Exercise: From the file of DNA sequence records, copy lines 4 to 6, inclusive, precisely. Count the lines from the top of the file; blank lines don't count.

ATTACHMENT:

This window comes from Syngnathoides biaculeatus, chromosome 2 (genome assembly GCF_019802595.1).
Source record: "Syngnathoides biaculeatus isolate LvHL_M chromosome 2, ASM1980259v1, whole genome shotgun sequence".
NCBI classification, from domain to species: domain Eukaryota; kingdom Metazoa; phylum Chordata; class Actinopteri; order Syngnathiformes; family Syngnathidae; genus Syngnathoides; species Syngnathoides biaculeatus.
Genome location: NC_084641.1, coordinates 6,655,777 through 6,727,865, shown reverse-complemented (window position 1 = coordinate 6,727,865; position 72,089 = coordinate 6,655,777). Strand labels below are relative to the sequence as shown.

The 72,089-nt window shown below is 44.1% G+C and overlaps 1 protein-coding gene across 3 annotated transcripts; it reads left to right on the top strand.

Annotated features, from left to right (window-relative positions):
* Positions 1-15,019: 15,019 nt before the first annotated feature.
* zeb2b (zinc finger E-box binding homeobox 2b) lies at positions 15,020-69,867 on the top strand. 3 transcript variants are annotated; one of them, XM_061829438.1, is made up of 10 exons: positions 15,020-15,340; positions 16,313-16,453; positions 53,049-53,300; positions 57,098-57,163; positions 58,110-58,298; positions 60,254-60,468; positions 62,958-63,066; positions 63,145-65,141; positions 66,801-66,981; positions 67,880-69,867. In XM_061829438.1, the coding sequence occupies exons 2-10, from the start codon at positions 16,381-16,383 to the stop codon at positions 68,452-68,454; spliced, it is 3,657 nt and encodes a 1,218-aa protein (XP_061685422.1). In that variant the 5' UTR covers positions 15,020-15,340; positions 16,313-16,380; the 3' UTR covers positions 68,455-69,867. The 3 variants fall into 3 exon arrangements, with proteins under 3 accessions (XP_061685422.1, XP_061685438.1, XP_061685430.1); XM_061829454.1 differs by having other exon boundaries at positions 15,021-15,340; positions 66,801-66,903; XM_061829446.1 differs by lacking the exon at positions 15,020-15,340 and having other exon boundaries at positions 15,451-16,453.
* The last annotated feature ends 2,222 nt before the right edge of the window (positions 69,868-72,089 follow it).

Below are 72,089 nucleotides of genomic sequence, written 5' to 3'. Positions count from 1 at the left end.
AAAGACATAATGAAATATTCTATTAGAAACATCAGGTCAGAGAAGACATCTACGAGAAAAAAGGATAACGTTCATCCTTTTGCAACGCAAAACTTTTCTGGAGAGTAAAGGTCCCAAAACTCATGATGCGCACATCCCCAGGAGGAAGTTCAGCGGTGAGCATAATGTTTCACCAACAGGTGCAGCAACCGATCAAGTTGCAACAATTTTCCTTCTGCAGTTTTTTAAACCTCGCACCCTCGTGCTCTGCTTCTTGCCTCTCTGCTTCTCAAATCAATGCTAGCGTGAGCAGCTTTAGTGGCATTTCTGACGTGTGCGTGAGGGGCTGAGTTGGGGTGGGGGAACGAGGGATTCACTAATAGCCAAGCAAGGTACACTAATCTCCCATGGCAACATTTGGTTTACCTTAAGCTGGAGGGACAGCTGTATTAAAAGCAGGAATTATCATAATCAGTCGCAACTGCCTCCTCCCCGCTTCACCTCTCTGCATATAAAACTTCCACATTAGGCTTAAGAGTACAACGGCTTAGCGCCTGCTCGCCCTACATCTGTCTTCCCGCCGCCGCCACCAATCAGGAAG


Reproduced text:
Genome location: NC_084641.1, coordinates 6,655,777 through 6,727,865, shown reverse-complemented (window position 1 = coordinate 6,727,865; position 72,089 = coordinate 6,655,777). Strand labels below are relative to the sequence as shown.

The 72,089-nt window shown below is 44.1% G+C and overlaps 1 protein-coding gene across 3 annotated transcripts; it reads left to right on the top strand.

Annotated features, from left to right (window-relative positions):